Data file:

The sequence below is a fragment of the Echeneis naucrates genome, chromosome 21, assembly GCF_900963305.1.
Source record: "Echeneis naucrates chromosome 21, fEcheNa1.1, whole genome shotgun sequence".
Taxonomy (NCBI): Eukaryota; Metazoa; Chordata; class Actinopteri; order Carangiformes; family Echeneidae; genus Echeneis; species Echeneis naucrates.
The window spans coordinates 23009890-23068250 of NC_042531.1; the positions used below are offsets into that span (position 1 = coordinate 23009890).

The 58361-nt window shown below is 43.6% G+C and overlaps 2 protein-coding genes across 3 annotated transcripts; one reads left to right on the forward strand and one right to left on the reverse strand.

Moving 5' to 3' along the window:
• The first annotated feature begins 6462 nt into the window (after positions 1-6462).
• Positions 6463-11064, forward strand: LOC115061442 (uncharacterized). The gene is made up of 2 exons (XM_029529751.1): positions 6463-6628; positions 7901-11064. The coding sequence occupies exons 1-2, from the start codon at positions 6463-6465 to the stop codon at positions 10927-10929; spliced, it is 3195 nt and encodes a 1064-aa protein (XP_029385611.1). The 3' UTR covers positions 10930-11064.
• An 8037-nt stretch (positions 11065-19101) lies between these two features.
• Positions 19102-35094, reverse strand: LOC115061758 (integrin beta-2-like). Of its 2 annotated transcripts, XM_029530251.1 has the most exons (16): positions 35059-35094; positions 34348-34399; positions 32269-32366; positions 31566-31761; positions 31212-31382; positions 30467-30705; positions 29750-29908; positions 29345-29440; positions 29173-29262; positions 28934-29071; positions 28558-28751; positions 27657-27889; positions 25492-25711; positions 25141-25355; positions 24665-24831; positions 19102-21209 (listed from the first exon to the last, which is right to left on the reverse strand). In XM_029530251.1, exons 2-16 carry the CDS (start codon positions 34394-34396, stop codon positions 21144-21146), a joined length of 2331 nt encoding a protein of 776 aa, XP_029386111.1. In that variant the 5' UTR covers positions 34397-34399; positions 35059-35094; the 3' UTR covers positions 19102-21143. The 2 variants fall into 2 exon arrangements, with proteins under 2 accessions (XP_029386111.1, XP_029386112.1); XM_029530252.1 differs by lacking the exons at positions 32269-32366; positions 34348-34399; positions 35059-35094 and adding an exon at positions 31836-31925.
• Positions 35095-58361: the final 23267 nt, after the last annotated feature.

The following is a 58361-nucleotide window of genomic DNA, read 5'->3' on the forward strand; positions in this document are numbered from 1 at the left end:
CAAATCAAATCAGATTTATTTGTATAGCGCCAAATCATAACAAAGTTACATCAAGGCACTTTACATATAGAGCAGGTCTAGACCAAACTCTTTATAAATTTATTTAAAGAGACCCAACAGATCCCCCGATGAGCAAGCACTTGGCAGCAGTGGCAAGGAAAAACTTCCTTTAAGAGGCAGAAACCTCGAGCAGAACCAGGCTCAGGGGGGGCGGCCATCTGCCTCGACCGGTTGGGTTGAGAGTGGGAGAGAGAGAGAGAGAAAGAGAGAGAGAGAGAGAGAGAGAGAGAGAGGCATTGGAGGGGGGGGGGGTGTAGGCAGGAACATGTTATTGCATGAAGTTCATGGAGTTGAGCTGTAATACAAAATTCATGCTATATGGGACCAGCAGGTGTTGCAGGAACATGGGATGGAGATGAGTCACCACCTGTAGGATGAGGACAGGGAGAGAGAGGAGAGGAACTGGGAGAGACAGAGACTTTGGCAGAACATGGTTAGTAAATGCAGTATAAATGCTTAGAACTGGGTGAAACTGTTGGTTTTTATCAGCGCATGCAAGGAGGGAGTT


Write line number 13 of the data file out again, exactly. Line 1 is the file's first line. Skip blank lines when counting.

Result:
CAAATCAAATCAGATTTATTTGTATAGCGCCAAATCATAACAAAGTTACATCAAGGCACTTTACATATAGAGCAGGTCTAGACCAAACTCTTTATAAATTTATTTAAAGAGACCCAACAGATCCCCCGATGAGCAAGCACTTGGCAGCAGTGGCAAGGAAAAACTTCCTTTAAGAGGCAGAAACCTCGAGCAGAACCAGGCTCAGGGGGGGCGGCCATCTGCCTCGACCGGTTGGGTTGAGAGTGGGAGAGAGAGAGAGAGAAAGAGAGAGAGAGAGAGAGAGAGAGAGAGAGGCATTGGAGGGGGGGGGGGTGTAGGCAGGAACATGTTATTGCATGAAGTTCATGGAGTTGAGCTGTAATACAAAATTCATGCTATATGGGACCAGCAGGTGTTGCAGGAACATGGGATGGAGATGAGTCACCACCTGTAGGATGAGGACAGGGAGAGAGAGGAGAGGAACTGGGAGAGACAGAGACTTTGGCAGAACATGGTTAGTAAATGCAGTATAAATGCTTAGAACTGGGTGAAACTGTTGGTTTTTATCAGCGCATGCAAGGAGGGAGTT